Figures 2 and 6 illustrate construction that might be used where the mirroris manufactured with the intention of being used as above described, but my invention may be adapted to a standard mirror, as illustrated in Figures 8, 9, and by suitable adapters comprising clamps, I1 and I8, which are held in position on the mirror by suitable fastening means, as holding bolt l9. This bolt may be located between a pair of brackets 1, thereby holding the clamps in a fixed position. The clamps I1 carry a bracket and suitable swivel connection 2| for holding the end of the control wire 8, as heretofore de' scribed. The clamps, l1 and I8, by means ,of
the bolt I 9 being adjustable with respect to each other, are capable of accommodating ,various sizes of standard circular mirrors whether intended for use on vehicles, or not. Thus, in case of breakage, a temporary replacement may be quickly made.
Figure 10 illustrates the type of mirror having a ball and socket connection 22. In this type of mirror, suitable adapter brackets, 23 and 24, permit the angular adjustment of the mirror and is just another illustration of an adapter for standard constructed mirrors.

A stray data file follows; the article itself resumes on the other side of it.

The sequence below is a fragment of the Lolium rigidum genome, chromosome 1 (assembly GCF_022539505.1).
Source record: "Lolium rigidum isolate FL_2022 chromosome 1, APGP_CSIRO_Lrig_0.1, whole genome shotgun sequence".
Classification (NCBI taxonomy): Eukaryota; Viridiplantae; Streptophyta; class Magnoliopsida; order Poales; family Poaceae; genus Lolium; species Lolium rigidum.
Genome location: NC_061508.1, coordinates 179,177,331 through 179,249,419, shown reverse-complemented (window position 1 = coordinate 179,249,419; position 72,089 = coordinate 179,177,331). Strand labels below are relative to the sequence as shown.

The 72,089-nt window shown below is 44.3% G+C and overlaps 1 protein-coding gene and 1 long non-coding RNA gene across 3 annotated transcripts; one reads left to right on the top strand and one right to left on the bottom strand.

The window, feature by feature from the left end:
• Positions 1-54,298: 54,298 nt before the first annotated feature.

In Figure 11, a standard mirror is illustrated at 24, having a bracket 25 added thereto to carry out the principle of my invention, as heretofore described. A second mirror 26 is adjustably attacned, as at 21, to the mirror 24, so that-they may both swing together as a single unit. The
angle between the mirror 24 and 26 may be changed to carry out the principle illustrated in Figure 12. The reflection line 28 is the reflection directed to the driver by the mirror 24, and
both reflection lines may be adjusted at an angle to the truck as best illustrated in Figures 3, 4, and 5.
Pulling away from a loading platform 30, as shown in Figure 3, the truck driver would ordinarily have to lean out of the cab to the right side of his truck which, in the sizes, is very difficult to do in order to see the traffic approaching from the rear on the highway 3|; but with my new and improved mirror, he may graspthe lever ll, adjust the angle of the mirror 6 so that he may get the reflection line 32 to the mirror without moving from his driving position, at which time he has full view of the oncoming traflic, as indicated by the line 33. In Figure 4, I illustrate another condition where the driver would ordinarily have to lean out of his truck to get vision on the line 34 of the traflic coming toward him from the rear at a Y intersection; but with my invention, the reflection line '34 is visible in the mirror; and correct vision, without moving from his driving position, is had of the oncoming traflic on line 35.